Bernardo M. Villegas
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Conjugal Fidelity and Children Welfare (Part 2)

          Marital fidelity is so important, not only for the happiness of the couples themselves, but also for their children.  That is why in preparing young people for marriage in pre-Cana and similar courses, it is important to alert them about the dangers of infidelity.  In a series of Round Table Discussions conducted by Dr. Antonio Torralba of the Institute of Marriage and Family Development of the University of Asia and the Pacific, the issue of fidelity to one another by engaged and married couples was addressed.  The following were the insights gathered and conclusions arrived at by the young couples who participated.  Broadly, they concluded, “deeming the other unfaithful” begins with a feeling of uneasiness based on such subtle and overt behavior as time spent with, or emotions displayed toward, or physical closeness shown to a third party.  It is important that this uneasiness be cleared up in the most appropriate moment of intimate conversation between the engaged or married couples.

         The about-to-err spouse or partner should exert effort at being aware that growing coziness; feeling “malambing” (tenderness) and being alone or confiding intimate matters with a third party; frequency of deliberately keeping secrets; lying in growing magnitude and frequency; or looking for such alternatives to the partner as music, social media, and hobbies, etc. could be signs that the threshold of infidelity is about to be crossed.  The participants in the RTDs identified the deeper roots of infidelity to include a) lack of intellectual or emotional maturity at the time of marriage, indicated by signs of selfishness, insecurities, or lack of emotional control (e.g. temper, jealousy); b) undue or unmet expectations or needs; c) lack of inner conviction about the total reality of marital relationships; and possibly d) a history of marital infidelity that imbeds itself in subconscious minds and hearts.   Symptoms of infidelity include growing indifference to the person and interests of the other; frequency of being out of the home or family; and keeping from the spouse substantial purchases and changes in professional and financial standing.

         The first step to foster fidelity is to acknowledge that everyone is vulnerable to temptations of infidelity, but that the same “everyone” is capable of self-assessment and eventual self-mastery through the use of both human and supernatural means.  Consequently, with regard to the couple themselves, the capability of managing the situation arises from clarity and acceptance of expectations; and openness to each other on brewing sentiments, but always at carefully chosen and appropriate moments.  All the human measures are premised on nourishing the gift of faith, a life of prayer and personal friendship with God, asking for serenity, right judgment, transparency and constant forgiveness.  If there is a lapse in fidelity, communication is key and where needed, counselling from someone who has the confidence of both partners.  It is also important that the offended party should never put down or lose hope in the other in any manner.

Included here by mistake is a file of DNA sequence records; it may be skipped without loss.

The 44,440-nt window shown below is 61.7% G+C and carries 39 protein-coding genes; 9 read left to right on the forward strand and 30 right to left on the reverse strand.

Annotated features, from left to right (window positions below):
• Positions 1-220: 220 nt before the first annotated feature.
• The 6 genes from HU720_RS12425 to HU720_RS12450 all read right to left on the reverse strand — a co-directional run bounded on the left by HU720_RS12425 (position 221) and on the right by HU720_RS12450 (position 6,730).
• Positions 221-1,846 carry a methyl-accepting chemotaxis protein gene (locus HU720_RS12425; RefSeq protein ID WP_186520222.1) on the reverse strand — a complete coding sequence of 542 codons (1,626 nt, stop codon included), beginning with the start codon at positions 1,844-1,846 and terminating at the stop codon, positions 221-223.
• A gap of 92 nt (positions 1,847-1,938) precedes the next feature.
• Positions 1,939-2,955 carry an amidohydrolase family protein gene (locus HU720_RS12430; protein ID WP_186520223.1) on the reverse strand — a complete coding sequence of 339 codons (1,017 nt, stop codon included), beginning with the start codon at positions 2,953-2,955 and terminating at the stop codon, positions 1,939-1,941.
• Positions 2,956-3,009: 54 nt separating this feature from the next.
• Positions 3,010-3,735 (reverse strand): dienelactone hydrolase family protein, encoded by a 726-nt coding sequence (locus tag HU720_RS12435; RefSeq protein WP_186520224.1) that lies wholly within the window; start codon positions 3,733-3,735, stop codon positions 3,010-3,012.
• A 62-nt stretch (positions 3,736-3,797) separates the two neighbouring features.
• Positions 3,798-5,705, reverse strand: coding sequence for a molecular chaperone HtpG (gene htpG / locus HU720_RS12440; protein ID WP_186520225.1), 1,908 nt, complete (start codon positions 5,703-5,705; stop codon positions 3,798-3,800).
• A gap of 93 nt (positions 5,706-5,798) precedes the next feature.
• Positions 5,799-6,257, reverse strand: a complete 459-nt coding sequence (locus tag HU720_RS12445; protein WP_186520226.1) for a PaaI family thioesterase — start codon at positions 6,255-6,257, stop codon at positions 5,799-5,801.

There was a consensus that men more frequently than not take matters of display of infidelity lightly, less seriously than women do.  The latter, without being self-righteous, should just try to convince the other that fidelity is a serious matter in all of its forms and shapes and that there should be a mutual effort and give-and-take to be aware of the consequences of infidelity. Other than the harm done to the children, the undesirable results of infidelity in marriage are a serious breach of the marital vows, the injustice against the offended party and the personal and social troubles that breaking the vows would entail (as some of the participants in the RTDs remarked in the vernacular “Magulo iyan!”)  Fidelity should be the goal of the man and the woman in an engaged or marital relationship.  In the case of engaged couples, repeated cases of infidelity should already be taken as a warning to the aggrieved party that the planned marriage could be doomed to failure from the very start.   Learning from the experience of Cha (who had already been warned by her brothers about the shady character of her boyfriend) in the film “Seven Sundays,” the offended party should think twice before expecting the unfaithful partner to “reform after marriage.”

         The participants in the RTDs ended up on an optimistic note:   in the case of married couples, a lapse in fidelity of one of the spouses need not end up in a broken marriage.  As long as there is genuine contrition on the part of the offending party, the other should be willing to forgive and forget (“huwag paulit-ulit ang paguungkat”).  There should be a heroic effort at restoring “lost love”.  The offending erring partner should be given a second chance, no matter how much time or how long the stages the process may take.  Needless to say, there should be a balance between spiritual measures (prayer and the sacraments) and human interventions (counselling, where necessary).  And most important of all, even if it takes heroic efforts, the little children should be completely kept out of the storm generated by marital infidelities.   For comments, my email address is bernardo.villegas@uap.asia.